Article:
How beta-amyloid may kill neural cells?

The work holds promise for creating “green” food safety products, such as sprays for fresh produce and packaging films

Ganesan Narsimhan (right) and Xiao Zhu
Ganesan Narsimhan, right, and Xiao Zhu simulated the effect beta-amyloid peptides have on neural cells, showing what may be the role these substances have in causing brain cell death and some neurodegenerative diseases, such as Alzheimer’s disease.

Beta-amyloid peptides, protein pieces that frame normally in the brain and cluster into plaques in Alzheimer’s disease patients, are believed to be in charge of neuron death. Scientists are yet to find out how these substances kill cells.

According to the latest study by the Purdue University, beta-amyloids are responsible for killing the cells by boring holes into them. The study suggests that the beta-amyloid forms the pores that kill neural cells in patients afflicted with Alzheimer’s disease.

Scientists used computer simulations to observe how antimicrobial peptides produced by insects protect them against harmful microorganisms. They found that the antimicrobial peptides frame aggregates and bore into the cells of foodborne pathogens, making pores that enable intracellular liquid to release, along these lines, slaughtering the phones and lightening the risk of nourishment harming. Since proteins and peptides are ordinary constituents of all sustenances, that work holds guarantee for making “green” nourishment security items, for example, showers for new delivery and bundling films.

Ganesan Narsimhan, professor in the Department of Agricultural and Biological Engineering knew that antimicrobial peptides had to form small clusters in order to kill pathogenic cells, and he noticed that while beta-amyloid alone does not cause cell death, the formation of beta-amyloid aggregates could. He set out to determine whether beta-amyoild and microbial peptides functioned in similar ways to kill cells.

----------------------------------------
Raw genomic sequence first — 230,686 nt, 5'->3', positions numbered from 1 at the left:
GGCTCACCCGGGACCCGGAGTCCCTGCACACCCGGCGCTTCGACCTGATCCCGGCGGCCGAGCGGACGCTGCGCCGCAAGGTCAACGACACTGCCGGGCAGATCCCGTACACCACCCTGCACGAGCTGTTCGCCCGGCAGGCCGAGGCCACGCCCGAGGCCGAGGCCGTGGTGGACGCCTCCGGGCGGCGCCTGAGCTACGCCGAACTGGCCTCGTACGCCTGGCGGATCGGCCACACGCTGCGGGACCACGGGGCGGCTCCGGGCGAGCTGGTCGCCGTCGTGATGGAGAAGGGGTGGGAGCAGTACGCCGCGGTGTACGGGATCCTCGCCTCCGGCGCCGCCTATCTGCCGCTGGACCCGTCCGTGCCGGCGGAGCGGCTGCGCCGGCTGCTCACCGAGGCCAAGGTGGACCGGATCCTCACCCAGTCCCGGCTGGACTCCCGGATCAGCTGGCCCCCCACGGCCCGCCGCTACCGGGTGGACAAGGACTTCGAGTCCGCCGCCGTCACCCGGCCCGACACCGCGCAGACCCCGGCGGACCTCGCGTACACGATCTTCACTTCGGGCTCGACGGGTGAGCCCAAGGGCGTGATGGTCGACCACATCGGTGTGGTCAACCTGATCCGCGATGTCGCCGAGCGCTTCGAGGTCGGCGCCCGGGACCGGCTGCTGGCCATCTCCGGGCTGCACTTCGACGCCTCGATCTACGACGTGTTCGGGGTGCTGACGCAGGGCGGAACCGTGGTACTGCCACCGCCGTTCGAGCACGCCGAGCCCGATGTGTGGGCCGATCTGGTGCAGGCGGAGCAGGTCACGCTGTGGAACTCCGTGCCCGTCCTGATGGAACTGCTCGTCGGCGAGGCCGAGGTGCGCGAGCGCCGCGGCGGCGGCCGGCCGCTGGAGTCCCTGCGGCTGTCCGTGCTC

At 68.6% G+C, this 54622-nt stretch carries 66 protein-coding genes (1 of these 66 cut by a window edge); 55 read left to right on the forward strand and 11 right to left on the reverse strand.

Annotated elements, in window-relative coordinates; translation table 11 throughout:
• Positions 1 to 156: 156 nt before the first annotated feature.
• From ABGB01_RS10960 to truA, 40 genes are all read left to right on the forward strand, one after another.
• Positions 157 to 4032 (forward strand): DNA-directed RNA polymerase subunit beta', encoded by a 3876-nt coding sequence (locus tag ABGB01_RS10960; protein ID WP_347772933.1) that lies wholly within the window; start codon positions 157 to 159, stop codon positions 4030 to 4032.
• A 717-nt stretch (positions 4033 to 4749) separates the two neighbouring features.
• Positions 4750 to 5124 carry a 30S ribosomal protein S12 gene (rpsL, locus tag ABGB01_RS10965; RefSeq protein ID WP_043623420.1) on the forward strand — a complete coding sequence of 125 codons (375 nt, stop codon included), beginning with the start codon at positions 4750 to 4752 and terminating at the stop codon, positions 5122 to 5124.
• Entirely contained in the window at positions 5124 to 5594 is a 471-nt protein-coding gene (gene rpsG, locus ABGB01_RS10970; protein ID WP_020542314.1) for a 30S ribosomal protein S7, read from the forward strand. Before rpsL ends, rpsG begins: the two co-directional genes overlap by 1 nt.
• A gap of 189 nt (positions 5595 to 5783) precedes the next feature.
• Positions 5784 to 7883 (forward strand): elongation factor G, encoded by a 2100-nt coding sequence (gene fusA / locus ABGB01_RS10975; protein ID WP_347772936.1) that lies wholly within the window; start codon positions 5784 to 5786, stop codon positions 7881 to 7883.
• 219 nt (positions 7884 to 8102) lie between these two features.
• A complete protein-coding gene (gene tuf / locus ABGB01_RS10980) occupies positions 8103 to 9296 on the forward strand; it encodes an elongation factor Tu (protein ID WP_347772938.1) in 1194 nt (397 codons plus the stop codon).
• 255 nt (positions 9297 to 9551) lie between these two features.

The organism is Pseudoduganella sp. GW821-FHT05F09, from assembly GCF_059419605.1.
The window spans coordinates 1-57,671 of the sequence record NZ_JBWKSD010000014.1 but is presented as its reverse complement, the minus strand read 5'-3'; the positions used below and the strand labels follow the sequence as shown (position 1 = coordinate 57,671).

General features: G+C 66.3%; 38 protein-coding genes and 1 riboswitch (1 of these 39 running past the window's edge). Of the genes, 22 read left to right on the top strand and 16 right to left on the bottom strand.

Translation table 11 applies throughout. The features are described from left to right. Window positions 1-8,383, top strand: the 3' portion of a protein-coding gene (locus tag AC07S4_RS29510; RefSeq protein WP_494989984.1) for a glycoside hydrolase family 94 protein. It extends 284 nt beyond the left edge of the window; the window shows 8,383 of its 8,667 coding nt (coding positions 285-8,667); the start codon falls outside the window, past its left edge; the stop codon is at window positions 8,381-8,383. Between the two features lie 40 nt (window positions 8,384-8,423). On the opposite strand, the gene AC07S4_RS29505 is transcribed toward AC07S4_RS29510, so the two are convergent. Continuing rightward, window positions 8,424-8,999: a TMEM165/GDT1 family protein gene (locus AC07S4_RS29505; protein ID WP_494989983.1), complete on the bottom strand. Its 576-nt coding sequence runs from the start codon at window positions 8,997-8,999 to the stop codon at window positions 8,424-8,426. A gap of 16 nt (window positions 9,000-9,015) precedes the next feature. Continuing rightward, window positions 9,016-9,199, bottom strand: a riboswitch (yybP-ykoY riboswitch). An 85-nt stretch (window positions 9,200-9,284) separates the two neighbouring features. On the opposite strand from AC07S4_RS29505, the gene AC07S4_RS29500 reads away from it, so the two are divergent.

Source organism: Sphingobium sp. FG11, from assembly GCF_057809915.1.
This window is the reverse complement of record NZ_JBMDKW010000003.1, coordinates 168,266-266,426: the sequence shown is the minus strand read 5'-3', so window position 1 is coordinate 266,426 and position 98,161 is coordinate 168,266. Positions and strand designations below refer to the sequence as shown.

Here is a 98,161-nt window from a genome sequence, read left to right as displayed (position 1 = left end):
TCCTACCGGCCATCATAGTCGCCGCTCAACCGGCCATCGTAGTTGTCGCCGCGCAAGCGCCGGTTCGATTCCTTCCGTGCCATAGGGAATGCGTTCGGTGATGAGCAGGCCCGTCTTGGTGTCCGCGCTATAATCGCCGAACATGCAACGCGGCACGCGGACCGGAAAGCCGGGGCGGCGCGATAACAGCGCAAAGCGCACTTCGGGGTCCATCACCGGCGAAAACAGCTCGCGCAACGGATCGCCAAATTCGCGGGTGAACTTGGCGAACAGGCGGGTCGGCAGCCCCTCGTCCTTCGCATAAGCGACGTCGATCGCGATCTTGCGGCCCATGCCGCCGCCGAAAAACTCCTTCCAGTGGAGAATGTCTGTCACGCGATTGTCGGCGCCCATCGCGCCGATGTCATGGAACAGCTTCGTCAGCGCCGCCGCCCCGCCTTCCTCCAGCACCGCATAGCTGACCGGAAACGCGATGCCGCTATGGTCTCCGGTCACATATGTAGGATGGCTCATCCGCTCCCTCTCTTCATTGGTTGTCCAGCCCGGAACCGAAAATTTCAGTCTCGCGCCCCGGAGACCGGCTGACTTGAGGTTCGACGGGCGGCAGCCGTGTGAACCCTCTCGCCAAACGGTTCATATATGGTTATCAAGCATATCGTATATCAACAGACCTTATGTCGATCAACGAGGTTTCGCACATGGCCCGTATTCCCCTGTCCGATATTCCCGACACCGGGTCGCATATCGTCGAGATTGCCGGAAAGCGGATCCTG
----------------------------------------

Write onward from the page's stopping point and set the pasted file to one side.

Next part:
Scientists especially focused on the Aβ 1-42. Then in collaboration with Xiao Zhu, a senior research scientist for Information Technology at Purdue Research Computing, Narsimhan’s research group performed computer simulations showing that a single Aβ 1-42 peptide had no effect on neural cells, but in groups of three or five, called oligomers, they are able to penetrate the cell membrane and form small pores and kill the neural cells.

Narsimhan said, “The aggregation of these peptides is a precursor to penetration of the neural cell, leading to the formation of a pore. This demonstrates that formation of an aggregate is an essential step in the penetration and formation of pores leading to neural cell death. That’s what happens in Alzheimer’s disease.”

The work suggests that neural cell death in Alzheimer’s disease could be slowed or stopped with therapies that inhibit the formation of these toxic beta-amyloid peptide aggregates.

Narsimhan said, “The cure or therapy to Alzheimer’s and other neurodegenerative diseases may lie in preventing the formation of oligomers in the fluid within the brain.”

The findings were published as the cover story in the March issue of the journal Physical Chemistry Chemical Physics.